It’s a phenomenon that mirrors perfectly the place we have come to after years of protectionist thinking from funders and protagonists alike. When did we slip from kick starting new ideas to protecting the old ones and are we currently in our wildfire, or is it yet to come?

With this in mind, if we are happy to carry out survey after survey to map the economic value of arts and culture to demonstrate why The Arts as it is should be valued and should be protected, should we not also measure the things that we lose?

How many revolutionary cultural projects never see the light of day because we are not equipped to support or even recognise them? What is the number of brilliant young creatives who drift away from us and the number of ideas hungry everyday consumers who look elsewhere because their paths are clogged with Shakespeares and Warhols, with theatres and opera houses, with The Arts and Education?

We must recognise that saving the arts might not be producing the results we are actually looking for. We invest so much energy in engaging with young people, the disenfranchised and isolated, but then betray them by suggesting that project success comes when they adopt our methods. We must own up to the fact that many of the most significant and exciting cultural developments of the past 25 years have not come from our sector, coming more often from computing and technology, an industry notably rich with bush fires, death and renewal.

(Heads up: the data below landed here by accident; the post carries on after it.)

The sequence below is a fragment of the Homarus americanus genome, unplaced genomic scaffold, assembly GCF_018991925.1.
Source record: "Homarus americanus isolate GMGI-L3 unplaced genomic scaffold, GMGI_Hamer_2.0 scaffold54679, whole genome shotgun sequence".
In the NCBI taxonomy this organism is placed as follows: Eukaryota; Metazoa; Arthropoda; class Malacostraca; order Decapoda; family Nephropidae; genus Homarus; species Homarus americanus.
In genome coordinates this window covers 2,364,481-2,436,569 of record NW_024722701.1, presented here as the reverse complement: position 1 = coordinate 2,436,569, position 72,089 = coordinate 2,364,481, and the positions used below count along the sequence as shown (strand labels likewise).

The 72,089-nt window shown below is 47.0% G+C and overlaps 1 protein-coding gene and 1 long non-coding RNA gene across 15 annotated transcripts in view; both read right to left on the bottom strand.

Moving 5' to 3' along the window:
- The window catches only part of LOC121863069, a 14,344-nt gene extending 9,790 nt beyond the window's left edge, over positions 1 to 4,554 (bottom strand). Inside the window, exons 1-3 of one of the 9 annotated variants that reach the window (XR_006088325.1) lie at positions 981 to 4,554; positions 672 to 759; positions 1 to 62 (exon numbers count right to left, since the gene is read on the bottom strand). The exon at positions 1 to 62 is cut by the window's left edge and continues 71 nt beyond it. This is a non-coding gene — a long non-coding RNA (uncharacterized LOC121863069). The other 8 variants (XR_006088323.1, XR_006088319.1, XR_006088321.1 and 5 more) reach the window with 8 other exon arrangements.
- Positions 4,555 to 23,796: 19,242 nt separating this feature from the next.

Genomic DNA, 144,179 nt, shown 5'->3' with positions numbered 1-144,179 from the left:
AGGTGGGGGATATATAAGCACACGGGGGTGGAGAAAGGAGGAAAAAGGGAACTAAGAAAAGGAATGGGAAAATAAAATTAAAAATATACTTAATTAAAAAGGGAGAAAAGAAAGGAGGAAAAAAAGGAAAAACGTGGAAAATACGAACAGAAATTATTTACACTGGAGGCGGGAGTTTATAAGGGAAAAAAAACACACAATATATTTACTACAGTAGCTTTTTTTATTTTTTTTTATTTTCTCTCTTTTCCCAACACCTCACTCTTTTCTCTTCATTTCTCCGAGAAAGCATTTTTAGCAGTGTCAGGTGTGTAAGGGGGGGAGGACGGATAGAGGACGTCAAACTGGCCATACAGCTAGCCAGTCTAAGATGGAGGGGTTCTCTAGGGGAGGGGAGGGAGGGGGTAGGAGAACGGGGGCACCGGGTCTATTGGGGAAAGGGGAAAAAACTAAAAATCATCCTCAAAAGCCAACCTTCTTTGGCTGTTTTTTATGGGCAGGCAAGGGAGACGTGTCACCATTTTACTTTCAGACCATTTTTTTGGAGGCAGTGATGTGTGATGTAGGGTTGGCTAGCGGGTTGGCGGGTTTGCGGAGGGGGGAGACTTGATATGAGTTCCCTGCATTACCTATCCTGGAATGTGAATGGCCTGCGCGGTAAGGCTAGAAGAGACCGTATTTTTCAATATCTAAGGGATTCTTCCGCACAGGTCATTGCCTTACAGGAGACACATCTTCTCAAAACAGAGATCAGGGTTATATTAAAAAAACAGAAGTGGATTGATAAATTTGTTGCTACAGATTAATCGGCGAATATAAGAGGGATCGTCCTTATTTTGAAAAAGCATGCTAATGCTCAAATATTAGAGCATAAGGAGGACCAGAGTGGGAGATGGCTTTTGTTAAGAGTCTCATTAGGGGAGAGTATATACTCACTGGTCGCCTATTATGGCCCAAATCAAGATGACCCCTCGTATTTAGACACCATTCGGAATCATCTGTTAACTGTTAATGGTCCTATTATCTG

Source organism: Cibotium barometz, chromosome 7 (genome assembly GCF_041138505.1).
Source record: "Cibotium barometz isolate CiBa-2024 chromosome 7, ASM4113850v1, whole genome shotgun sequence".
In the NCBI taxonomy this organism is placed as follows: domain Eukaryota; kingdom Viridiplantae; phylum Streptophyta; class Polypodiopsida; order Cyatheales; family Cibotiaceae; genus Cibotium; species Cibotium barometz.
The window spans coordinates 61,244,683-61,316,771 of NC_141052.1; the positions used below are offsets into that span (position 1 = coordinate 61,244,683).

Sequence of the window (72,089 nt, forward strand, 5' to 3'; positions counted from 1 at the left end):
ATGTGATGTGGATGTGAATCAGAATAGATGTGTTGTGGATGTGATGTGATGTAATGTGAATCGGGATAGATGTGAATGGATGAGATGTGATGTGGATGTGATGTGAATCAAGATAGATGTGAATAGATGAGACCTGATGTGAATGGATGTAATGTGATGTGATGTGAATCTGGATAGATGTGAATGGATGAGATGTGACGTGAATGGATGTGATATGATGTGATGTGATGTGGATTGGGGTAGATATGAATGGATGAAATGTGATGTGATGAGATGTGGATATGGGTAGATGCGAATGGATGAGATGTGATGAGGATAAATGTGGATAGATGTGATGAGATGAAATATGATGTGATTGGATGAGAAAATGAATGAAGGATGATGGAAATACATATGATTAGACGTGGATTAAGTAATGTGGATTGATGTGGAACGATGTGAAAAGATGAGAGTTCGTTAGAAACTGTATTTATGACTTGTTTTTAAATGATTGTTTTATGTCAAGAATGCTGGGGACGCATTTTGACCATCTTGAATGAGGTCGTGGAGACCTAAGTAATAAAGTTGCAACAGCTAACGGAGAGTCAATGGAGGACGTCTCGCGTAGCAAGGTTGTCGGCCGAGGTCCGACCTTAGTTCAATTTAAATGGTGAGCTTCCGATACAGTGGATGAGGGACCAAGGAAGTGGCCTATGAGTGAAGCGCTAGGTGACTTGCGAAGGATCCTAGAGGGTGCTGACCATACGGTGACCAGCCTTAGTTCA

Exploding Culture

When we are so entrenched in the practices and ways of thinking that have created this disconnect, looking for a way out is like unpicking a knot that has no start and no end. But there are strategies that make a pathway to a reconnected and vital arts sector that I would like to suggest here.

In “Fireworks” I described a way of working that I called “Exploding Culture”. It’s a term that describes the process of breaking apart the rules of what we do, challenging our value scales, building new partnerships and having the confidence to present ideas that we do not understand or may later dismiss. As a first step it can be as simple or as complex as needed, changing the wording on your website, the music in your foyer, making a phone call to start a conversation you always thought would be interesting or making some space for the performer who has asked ten times over to be on your stage. Sometimes, simply moving a desk from one office to another can start a chain reaction that invigorates an entire organisation.